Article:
Georgetown University’s Newspaper of Record since 1920

The Hoya

Georgetown University’s Newspaper of Record since 1920

The Hoya

Georgetown University’s Newspaper of Record since 1920

The Hoya

LANDRE: Defining Disability


As the international symbol for accessibility, a stick figure using a wheelchair has become nearly synonymous with the way our society conceptualizes disability.

However, the disabled identity encompasses more than just physical mobility issues. Today, the definition of disability favored by most scholars, lawmakers and disabled people is an “activity limitation … reflecting the interaction between features of a person’s body and features of the society in which he or she lives.” Framed like this, disability is understood as a difference that can simply be accommodated by a change in the disabled individual’s environment rather than a medical defect or impairment.

Under this definition, a broad range of conditions — like heart disease, mental illness, chronic migraines and even severe food allergies — all fall under the umbrella of disability. However, because this understanding of disability is not yet reflected in the mainstream, it is unlikely that most people with these conditions would identify themselves as disabled. Still, due to the way their atypical bodies and minds interact with the world around them, they share the quintessential disabled experience.

When segments of disabled people are isolated from the rest of the disabled community, both groups suffer. For the community to thrive and ensure its members receive the support they need, we need to take a holistic approach to the way we envision disability. Rather than limiting our definition to the more common mobility and intellectual conditions that dominate the conversation, we should acknowledge the broad spectrum of the disabled identity.

Because of the more common, stigmatized understanding of “disability” as a medical defect, conditions that do not seem inherently medical or defective are often left out. Some people don’t want to identify with what they see as a negative label and remove themselves from the community by choice. Others never learn disability’s true definition and are never offered the chance to identify as such.

An amputee who has one arm may struggle with cooking in a traditional kitchen that isn’t built for them or driving a traditional car that doesn’t have adapted features. In the same way, a person with bipolar disorder might have trouble conforming to a regular work schedule or concentrating on specific tasks. But when one of these individuals lacks a connection to the disabled community, their functional differences can appear to be inadequacies. If they aren’t seen as disabled, they may not be offered accommodations or ever understand that they deserve for their needs to be met in an unconventional way.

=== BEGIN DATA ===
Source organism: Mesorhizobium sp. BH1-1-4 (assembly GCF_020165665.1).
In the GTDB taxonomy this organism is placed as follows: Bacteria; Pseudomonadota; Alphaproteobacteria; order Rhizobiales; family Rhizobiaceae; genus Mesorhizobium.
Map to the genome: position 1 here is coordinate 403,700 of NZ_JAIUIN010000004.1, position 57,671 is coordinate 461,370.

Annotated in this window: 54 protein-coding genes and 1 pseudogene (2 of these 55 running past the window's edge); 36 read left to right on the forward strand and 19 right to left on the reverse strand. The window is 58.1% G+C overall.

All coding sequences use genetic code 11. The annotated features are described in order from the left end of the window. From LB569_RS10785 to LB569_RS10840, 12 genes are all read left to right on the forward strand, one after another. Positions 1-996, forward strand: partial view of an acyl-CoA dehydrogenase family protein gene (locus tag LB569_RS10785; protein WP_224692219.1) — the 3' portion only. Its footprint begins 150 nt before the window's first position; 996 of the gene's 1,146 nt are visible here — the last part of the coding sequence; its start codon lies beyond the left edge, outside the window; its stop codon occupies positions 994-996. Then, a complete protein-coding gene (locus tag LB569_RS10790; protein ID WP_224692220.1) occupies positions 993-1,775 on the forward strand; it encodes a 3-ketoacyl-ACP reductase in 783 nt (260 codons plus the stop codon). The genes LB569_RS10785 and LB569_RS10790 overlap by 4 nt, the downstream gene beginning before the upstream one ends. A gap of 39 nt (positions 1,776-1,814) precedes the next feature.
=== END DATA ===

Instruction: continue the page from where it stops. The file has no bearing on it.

Though these disabilities differ in their specific challenges, the broad definition of disability is meant to unite them in their common experiences of adversity rooted in the way their minds and bodies interact with their environment.

Envisioning a broad conception of disability has enabled the formation of coalitions that otherwise would have never emerged. If it were not for the eclectic alliance of disabled people who collaborated to form the disability rights movement of the late 20th century, it would have been impossible to pass groundbreaking legislation like the Americans with Disabilities Act, which today ensures accommodations and increased equality for a wide range of disabled people.

When certain groups lack a consciousness of their connection to the disabled community or fear joining it due to stigma, it can be harder for them to live with the challenges they face. It can even deter them from asking for help or accommodations when they need them.

For example, someone with anxiety who lacks a connection to the disabled community may worry that their panic attacks are their fault or prove that they are less capable than others. But if this person develops an understanding of their anxiety as a disability, they’ll learn that it does not represent a personal defect and simply requires accommodations that will make their environment more suited to them. And beyond that, they’ll discover a network of people across the world who share similar struggles.

Because of the commonalities felt throughout the community, disability has grown from a pejorative medical diagnosis into an identity with a growing sense of cultural meaning — much more than the blue and white wheelchair depicted on ramps and elevator signs.

We need to ensure that the definition of disability understood in the mainstream becomes closer to the one that is written into laws and celebrated within the community. But to normalize this definition, we need to share it with the rest of the world — and I’m hoping that you share it, too.

Anna Landre is a sophomore in the School of Foreign Service. Discussing Disability appears online every other Tuesday.

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